Just a quick note to mention that our Bodoni event last week was terrific fun. Matthew Carter regaled a packed auditorium…
… with tales of type design, including the pleasure of discovering that you (or at least your typeface) have made the cover of the Rolling Stone and that the designer “got” what you were intending:
More photos of the evening are available on the Library’s Facebook page.
And don’t forget that the exhibition will be on display in the Library’s Providence Journal Rhode Island Room (Level 1) until April 19th. And if you want even more Bodoni in your life, send an email and set up a time to come in and look at the rest of the collection, which is not on display in the exhibition but is available for use any time.
If you needed evidence that flying was once a more exciting and noteworthy event than it usually is today, here is a bit of 1929 ephemera that should do the job:
For anyone wondering who actually uses those old books in Special Collections, here are two examples:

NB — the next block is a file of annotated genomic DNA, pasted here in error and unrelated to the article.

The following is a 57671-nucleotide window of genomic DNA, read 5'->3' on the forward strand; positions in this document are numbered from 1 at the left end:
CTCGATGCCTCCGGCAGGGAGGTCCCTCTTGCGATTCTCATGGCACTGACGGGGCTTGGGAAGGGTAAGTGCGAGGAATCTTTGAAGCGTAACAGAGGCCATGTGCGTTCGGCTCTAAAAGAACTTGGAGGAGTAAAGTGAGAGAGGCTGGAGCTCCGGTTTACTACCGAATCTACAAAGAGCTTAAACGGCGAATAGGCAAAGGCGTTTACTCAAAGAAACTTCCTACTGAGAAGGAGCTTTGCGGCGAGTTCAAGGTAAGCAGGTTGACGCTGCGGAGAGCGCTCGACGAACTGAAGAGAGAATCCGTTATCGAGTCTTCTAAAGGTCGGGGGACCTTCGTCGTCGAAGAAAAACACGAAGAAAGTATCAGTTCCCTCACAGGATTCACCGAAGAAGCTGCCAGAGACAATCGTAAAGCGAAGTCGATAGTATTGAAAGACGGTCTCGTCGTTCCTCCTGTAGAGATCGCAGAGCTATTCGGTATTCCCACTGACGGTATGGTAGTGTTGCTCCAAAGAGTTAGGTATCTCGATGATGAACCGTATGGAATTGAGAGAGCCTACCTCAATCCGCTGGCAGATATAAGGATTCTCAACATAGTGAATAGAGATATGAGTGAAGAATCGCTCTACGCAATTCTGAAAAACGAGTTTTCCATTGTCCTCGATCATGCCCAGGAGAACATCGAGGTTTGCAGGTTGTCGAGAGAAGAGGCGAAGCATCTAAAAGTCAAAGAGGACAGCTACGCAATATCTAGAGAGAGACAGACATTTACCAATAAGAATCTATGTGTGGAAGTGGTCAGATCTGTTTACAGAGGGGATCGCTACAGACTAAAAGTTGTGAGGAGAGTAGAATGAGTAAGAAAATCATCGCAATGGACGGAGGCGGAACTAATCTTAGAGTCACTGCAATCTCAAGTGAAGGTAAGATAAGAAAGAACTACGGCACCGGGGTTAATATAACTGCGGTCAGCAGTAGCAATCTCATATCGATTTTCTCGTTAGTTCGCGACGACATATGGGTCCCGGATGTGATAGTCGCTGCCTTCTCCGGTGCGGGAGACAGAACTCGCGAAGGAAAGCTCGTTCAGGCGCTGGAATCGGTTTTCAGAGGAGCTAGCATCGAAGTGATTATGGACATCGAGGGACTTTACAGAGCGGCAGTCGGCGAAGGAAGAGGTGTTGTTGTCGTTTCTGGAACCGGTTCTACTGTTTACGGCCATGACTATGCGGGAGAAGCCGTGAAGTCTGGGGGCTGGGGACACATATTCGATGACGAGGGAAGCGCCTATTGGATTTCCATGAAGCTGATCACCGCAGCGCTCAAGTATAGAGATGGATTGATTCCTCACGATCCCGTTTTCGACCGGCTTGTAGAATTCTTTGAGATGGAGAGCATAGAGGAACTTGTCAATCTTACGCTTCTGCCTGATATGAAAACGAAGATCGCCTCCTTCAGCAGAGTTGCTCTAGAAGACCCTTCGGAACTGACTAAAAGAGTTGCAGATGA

I mentioned the Wondershow last month, and the team’s most recent blog post offers a nice sense of the kind of questions raised and answered by material like the Percival Collection, our collection of books and periodicals on the topic of magic. And all the research will eventually lead to a fascinating public event and exhibition.
Meanwhile, scientists are right now using special collections material like the whaling logbooks from our collections (and others) to better understand the changing climate. Check out the Historic Sea Ice Data Home Page to find out more about how PPL’s whaling collection is helping scientists better understand our world.